Things I learn from thriller research

1. When writing a scene where a fictional hit squad hunkers down in a real-life roadside motel, it’s a good idea to verify that the motel is still in business. Because that’s how I discover that the place is not only still going strong, but has rebranded itself as “the southwest’s largest gay resort.”

2. Every profession has its euphemisms
. Politicians don’t call it “lying” — they call it “pretexting.” No, wait… it’s skip tracers who call it pretexting. Politicians call it “attack ads.”

3. Finding out whether the FBI has an office in Roswell, New Mexico might take some time, because Googling “FBI Roswell” brings up nothing but pages and pages of UFO hysteria. If you’re in Roswell and need help from a federal agent, call 911.

9 responses to “Things I learn from thriller research

  1. I’m very glad that I took a breather from my mundane task here and read this! Thanks for the was soooo worth it.

  2. In researching your research, I discovered that:
    1) Is the Habana Inn, in Oklahoma City. I have never been to either, but am trusting that a fictional hit squad have good taste in roadside motels.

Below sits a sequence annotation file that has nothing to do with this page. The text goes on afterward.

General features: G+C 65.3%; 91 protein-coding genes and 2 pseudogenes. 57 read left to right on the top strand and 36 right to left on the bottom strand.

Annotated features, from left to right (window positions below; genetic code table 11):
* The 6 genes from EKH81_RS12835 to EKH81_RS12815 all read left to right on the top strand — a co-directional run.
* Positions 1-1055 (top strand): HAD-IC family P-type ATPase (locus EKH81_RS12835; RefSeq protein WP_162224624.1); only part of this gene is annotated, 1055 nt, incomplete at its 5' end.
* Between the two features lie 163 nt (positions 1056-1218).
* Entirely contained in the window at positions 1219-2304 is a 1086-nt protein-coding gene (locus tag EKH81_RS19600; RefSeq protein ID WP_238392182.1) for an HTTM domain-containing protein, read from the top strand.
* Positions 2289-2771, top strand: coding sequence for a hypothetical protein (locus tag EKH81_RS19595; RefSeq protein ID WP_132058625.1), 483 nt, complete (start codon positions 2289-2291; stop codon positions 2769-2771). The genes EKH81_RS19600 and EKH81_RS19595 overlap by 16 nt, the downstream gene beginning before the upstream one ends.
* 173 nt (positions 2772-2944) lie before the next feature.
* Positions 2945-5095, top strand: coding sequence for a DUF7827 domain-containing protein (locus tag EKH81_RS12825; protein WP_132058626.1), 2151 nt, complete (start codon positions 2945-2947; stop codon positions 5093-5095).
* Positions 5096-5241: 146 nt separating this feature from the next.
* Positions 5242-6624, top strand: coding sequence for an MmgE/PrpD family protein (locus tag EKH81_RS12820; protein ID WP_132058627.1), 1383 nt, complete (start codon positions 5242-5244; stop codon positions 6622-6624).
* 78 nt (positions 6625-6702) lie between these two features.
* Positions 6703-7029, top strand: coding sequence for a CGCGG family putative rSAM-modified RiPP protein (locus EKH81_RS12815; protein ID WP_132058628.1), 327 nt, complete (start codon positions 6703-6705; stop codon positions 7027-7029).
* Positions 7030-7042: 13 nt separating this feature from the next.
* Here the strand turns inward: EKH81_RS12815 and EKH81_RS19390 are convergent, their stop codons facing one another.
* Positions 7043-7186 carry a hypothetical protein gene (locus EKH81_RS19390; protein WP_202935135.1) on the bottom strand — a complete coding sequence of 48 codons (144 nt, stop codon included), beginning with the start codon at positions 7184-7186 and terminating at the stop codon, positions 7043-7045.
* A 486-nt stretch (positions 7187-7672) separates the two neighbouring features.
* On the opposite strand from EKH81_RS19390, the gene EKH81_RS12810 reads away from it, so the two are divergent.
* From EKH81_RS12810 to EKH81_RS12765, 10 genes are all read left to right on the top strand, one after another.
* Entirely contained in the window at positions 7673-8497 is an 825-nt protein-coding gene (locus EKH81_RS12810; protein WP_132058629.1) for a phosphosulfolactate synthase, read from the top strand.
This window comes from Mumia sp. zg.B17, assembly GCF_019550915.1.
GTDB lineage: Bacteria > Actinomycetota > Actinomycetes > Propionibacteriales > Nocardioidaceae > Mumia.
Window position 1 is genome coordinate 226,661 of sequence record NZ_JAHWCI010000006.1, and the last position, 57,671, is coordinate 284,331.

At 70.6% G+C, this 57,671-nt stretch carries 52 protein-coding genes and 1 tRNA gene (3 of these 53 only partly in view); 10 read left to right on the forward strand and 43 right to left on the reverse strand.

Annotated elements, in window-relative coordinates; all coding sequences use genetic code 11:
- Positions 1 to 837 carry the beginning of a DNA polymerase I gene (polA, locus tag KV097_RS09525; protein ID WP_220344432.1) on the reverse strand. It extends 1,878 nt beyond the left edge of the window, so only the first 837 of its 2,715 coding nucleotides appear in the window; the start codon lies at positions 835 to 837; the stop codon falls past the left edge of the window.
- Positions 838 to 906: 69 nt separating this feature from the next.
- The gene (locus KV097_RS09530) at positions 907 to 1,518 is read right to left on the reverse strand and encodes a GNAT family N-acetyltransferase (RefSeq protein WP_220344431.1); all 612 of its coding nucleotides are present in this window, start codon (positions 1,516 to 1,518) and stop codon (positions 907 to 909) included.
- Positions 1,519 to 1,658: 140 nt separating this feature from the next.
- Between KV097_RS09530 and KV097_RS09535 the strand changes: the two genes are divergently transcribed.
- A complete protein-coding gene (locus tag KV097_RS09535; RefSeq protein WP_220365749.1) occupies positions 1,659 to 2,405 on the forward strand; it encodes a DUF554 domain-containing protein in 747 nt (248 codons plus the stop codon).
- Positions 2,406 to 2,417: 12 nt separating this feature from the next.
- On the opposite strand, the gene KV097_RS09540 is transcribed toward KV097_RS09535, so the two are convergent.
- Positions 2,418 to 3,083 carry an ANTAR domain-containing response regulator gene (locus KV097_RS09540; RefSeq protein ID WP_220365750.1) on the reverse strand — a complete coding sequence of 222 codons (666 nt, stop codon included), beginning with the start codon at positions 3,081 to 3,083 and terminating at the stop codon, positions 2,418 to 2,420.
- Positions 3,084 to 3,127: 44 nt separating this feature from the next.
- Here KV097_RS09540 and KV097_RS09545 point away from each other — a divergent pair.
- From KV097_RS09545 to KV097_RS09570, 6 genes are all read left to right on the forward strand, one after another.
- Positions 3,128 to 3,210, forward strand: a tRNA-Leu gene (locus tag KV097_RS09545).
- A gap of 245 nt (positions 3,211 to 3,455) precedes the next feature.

2) Pretexting is also used for social engineering, a euphemism I love.
    3) The very first hit from google is from the I did not click on it, preferring to keep my conspiracy theorist tendencies in check.

  3. Politicians also call it, “Controlling the narrative.” They just leave out that a big portion of the “narrative” is “fictional.”

    And I bet the FBI has a good file on *you*! 😉

  4. Isn’t “pretexting” when you turn on your phone?

  5. I get the feeling that assingment to the Roswell office is the FBI’s punishment detail.

  6. Assignment. I’m not sure what an “assingment” would entail, but it sounds unpleasant.

  7. Assingment: when it’s your turn to sing the next solo line in the song.

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